Build Your Own Custom Boat
If you are a dreamer whose focus is hopelessly locked on boats, you may want to skip my column this month — because the information I have to share has the potential to turn your harmless social boating into a full-blown addiction. If I still have your attention, you may as well find a good divorce attorney too, because your marriage will certainly sour thanks to your new passion. You are going to build your own custom boat with the help of a kit and instructions supplied by master builder Mark Willis.
Having cobbled together a mail-order kit boat when I was studying yacht design in the 1970s, I was at a loss as to what Willis had in mind. This is a guy who builds some of the finest custom tournament boats I have come across. His last 92-footer consumed more than 92,000 man-hours . Willis is a triple Type A when it comes to detail, and not the sort to tolerate anything less than perfection. I imagined him tracking down a ham-handed kit-boat customer and chain-sawing his project as a failure. Willis claims that will not be the case: “It’s up to our builder customers how much fit-and-finish they put into their boats.” Willis’ do-it-yourself project is no sheet-plywood shoe box; it is a drop-dead-beautiful, 18-foot cold-molded fishing skiff, with the potential to be a 10, given a builder with ability and about 1,500 man-hours to complete it!
The idea for a kit boat was born following the completion of an after-hours project boat, Willis explained. “The boats we build cost millions of dollars, and we thought it would be fun to design and build a boat that folks like us could afford.” Using the leftovers from a half-dozen tournamentboat projects, Willis built a 20-footer that he christened Scraps in 1997. The 18-foot kit boat is a refinement of this design and is something of a hybrid. She is large enough to be tagged with the popular “bay boat” classification yet small and light enough to be muscled across a flat with a push-pole. She measures 18 feet 6 inches, has a beam of 8 feet and draws about nine inches with the motor up. Her design is reminiscent of Willis’ larger creations with a gentle S-sheer, a rakish stem and a touch of tumblehome at the transom.
Willis designed the boat piece by piece on the computer — literally. The kit is cut from 65 sheets of okoume plywood using the same five-axis router that cuts the jigs and framing for Willis’ custom tournament boats. “We really took things much further with the kit boat,” explains Willis. Every piece of wood is cut to fit by the router, even the alternating, diagonally laid 1/16-inch planks used in the cold-molding process. “We actually discovered that investing this sort of time up front in design will save hours of hand-fitting and shaping on our large boats,” Willis said.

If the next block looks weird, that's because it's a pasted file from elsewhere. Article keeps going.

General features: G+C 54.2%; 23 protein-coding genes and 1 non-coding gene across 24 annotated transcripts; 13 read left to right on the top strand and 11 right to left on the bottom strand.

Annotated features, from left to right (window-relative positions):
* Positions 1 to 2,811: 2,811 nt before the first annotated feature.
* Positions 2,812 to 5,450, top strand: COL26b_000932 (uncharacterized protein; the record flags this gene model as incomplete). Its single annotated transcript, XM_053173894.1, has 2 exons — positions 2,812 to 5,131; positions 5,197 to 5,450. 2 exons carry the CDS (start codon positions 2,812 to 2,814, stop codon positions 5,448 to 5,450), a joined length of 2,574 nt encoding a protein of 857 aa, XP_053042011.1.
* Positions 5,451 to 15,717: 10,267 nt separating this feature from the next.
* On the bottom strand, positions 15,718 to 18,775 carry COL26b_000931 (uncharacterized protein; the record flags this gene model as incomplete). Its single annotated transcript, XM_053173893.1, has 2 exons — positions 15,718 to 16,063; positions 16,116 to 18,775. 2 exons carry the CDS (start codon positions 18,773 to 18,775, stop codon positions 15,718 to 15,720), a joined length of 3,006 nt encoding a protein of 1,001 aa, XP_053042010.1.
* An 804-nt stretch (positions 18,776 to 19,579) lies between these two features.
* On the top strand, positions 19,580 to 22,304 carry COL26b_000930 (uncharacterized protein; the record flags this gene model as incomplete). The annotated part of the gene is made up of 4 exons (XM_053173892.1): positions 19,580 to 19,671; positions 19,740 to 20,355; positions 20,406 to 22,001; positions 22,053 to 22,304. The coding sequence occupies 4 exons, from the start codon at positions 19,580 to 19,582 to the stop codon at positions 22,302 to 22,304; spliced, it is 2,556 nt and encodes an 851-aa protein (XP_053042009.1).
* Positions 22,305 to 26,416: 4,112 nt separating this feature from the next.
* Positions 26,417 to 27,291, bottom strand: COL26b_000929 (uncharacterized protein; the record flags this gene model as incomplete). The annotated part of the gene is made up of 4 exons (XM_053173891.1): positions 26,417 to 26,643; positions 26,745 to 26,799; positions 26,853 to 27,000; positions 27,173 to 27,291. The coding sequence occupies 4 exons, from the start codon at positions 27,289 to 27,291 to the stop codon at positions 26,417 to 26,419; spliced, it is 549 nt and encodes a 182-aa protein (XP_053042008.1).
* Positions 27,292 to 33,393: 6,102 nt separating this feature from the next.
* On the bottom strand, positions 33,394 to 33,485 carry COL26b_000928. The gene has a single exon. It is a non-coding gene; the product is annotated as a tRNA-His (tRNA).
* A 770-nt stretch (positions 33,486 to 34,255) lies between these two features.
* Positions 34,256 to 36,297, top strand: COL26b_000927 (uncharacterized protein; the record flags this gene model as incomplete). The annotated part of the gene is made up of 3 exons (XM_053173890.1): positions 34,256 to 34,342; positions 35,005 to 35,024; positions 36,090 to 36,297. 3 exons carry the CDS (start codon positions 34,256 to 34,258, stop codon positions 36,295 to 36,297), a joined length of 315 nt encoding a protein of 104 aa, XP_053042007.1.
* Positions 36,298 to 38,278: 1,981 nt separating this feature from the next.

The 1,300-pound kit includes all the wood parts necessary to complete the boat, as well as two molded fiberglass bait/storage wells and a fiberglass helm console. Willis said the raw-material cost alone is $11,000. The kit’s $20,000 price tag includes a license to build one boat and a how-to DVD. Sources are provided for hardware and fittings as well as the epoxy, fiberglass and finish materials. The 150- to 175-horsepower outboard motor Willis recommends is owner-supplied. If you are confident you will make it that far, you might as well add the $4,500 for the teak deck kit and the custom ebonytrimmed teak dash with stainless-steel bezel.
Willis doesn’t expect to sell a lot of kits and also offers the boat complete with motor for $85,000. “Craftsmanship and working with your hands is a dying art — most of my guys in the shop are over 50,” he said. Still, Willis hopes that a few folks will step up to the challenge and discover the same satisfaction he has found in boatbuilding. Grab your tools and check out mysexyboat.com — you’ll be hooked!